What then was at the psychological core of Yaacov's fears that he deeply sensed when he was left alone with himself?(Genesis 32:25)

One can almost sense that the painful words of his father, Isaac, seared a deep wound in Yaacov's heart. Those were the words Isaac said when giving Yaacov the blessings that ostensibly were for Esav; "The voice is the voice of Yaacov, but the hands are the hands of Esau." (Genesis 27:22).

Yaacov was aware that what he did regarding the blessings was clearly within the desire of G-d. Yet Yaacov may have been deeply troubled by the gnawing question of how much of Esav’s character had seeped into his soul. Had "the hands of Esav" overtaken the spiritual "voice of Yaacov"?

It is then that he is thrust into this place of aloneness .It is only in that solitude that he would have the opportunity to struggle with those fears to determine if indeed he was still on the path that G-d had decreed for him.

Yaacov was neither the first nor the last of his people who would need to learn the power of solitude.

Abraham was called a Hebrew Ivri because when the whole world was on one side of the river, he had the courage to cross over ( La-Avor) and stand alone on the other side.

Bilaam against his will was blessing the people and not cursing them when he declared that this people will be a "A nation that will dwell in solitude( Levadad) and not be reckoned among the nations." (Numbers 23:9).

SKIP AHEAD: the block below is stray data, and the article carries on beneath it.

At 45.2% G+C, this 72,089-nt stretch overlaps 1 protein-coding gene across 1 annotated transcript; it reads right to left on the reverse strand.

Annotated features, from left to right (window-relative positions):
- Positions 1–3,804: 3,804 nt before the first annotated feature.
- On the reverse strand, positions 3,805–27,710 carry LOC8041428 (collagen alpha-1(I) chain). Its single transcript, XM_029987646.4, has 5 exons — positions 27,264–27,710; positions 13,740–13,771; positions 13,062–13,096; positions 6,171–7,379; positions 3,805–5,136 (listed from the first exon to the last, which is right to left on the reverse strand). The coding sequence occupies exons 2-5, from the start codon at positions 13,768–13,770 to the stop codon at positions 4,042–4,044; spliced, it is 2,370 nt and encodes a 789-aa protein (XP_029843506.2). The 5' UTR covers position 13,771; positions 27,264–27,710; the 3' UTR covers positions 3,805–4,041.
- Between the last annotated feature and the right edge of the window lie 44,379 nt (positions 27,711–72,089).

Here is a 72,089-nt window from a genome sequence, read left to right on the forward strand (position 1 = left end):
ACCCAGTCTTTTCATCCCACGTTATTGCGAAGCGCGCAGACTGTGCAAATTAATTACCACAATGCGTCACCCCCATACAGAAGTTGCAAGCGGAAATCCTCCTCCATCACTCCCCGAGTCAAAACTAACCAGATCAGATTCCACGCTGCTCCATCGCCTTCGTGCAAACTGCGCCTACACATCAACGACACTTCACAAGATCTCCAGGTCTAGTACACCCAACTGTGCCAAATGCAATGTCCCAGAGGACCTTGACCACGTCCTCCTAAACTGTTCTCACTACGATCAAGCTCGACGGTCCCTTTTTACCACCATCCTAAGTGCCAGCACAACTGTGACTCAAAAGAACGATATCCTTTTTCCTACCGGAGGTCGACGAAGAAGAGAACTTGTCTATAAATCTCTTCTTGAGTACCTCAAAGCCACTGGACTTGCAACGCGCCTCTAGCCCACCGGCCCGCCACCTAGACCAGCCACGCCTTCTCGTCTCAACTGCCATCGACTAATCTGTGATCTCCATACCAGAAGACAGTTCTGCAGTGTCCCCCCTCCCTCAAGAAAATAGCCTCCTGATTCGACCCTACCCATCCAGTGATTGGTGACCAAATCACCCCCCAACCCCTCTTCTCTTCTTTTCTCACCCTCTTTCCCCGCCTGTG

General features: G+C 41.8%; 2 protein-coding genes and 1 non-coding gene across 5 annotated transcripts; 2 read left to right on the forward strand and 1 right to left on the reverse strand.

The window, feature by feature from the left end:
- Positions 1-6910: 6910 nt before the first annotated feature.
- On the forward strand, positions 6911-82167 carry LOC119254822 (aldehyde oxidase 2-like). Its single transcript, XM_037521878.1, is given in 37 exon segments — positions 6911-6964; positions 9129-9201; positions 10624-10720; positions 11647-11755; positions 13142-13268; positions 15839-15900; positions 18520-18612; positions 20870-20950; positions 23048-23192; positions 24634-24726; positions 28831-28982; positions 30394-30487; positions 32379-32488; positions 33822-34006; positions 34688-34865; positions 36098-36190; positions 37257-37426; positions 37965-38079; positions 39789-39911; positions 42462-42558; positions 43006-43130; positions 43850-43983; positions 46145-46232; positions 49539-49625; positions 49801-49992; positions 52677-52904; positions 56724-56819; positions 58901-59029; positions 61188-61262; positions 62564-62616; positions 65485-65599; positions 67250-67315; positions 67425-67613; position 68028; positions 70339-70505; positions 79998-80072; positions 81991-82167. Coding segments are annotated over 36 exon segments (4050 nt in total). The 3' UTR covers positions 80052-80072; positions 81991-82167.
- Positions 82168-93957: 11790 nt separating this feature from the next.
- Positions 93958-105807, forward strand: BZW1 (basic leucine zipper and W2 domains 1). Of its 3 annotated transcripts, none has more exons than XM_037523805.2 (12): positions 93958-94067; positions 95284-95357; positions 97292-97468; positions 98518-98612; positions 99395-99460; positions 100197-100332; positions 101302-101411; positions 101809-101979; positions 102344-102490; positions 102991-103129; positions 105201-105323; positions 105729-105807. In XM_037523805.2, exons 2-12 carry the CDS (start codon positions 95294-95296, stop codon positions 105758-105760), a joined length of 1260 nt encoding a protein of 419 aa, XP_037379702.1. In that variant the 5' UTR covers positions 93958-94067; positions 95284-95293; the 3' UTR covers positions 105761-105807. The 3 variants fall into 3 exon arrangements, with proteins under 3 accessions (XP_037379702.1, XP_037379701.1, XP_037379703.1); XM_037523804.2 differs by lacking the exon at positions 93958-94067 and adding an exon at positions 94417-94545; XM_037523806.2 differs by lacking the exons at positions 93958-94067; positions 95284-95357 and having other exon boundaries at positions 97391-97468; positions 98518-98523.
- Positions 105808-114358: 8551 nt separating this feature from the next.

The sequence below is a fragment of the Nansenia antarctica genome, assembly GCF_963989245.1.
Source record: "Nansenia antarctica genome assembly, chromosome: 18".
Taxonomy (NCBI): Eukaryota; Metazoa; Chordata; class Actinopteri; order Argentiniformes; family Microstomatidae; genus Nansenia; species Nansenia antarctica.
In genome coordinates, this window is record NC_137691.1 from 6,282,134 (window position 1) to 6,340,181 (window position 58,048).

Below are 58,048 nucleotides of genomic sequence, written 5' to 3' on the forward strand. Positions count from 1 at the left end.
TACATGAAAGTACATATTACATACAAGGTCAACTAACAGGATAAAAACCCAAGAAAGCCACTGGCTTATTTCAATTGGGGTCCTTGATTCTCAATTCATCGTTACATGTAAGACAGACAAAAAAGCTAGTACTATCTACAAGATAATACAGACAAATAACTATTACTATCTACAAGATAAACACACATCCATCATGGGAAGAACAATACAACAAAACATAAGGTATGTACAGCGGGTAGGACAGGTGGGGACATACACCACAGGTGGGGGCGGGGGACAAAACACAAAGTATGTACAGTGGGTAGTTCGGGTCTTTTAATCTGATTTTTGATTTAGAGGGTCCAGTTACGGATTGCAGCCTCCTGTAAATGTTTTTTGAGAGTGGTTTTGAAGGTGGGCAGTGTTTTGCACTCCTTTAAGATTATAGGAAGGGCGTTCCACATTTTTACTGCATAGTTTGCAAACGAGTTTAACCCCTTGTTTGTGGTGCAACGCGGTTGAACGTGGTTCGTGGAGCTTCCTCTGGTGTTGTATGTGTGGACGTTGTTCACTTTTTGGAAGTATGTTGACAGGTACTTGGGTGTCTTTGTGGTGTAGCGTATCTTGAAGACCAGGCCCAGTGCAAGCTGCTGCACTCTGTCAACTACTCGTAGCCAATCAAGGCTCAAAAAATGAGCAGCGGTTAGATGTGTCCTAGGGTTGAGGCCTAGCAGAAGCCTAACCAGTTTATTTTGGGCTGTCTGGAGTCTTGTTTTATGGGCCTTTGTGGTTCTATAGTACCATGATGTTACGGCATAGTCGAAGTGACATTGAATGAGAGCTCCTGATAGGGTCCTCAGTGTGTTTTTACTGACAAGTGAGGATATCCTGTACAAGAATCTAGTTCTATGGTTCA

When the people of Israel lose their spiritual way, we read how the prophet Hoshea describes G-d telling them Therefore, behold, I will allure her, and bring her into the wilderness, and speak tenderly unto her" (Hoshea 2:16).

It is in that wilderness and solitude that "the tender call of Hashem" can be heard .It is in their aloneness that they will find the strength to continue on their journey into destiny.

So is Bilaam's declaration A nation that will dwell in solitude (Levadad) and not be reckoned among the nations." (Numbers 23:9) - a curse or a blessing?

It is all a matter of their choice of action.

They can view the verse as a curse and do all that they can to escape their unique role.

On the other hand they can understand it as an opportunity to in fact hear that "the tender call of Hashem"

The waves of hatred and boycott we see around us suddenly cease being a threat and transform into an opportunity.

It is in that wilderness of aloneness that we will find our voice and in fact will be joined by many others in the world who have suddenly found themselves also set aside and silenced.

When that happens then we will see the fulfilment of the verse;

The haughty eyes of man will be humbled, and the height of men shall be bowed down, and Hashem alone shall be exalted on that day (venisgav Hashem livado)". (Isaiah 2:11)

Lerefuat Yehudit bat Golda Yocheved vekol HaCholim

Rabbi Moshe Kempinski, author of "The Teacher and the Preacher", is the editor of the Jerusalem Insights weekly email journal and co-owner of Shorashim, a Biblical shop and learning center in the Old City of Jerusalem, www,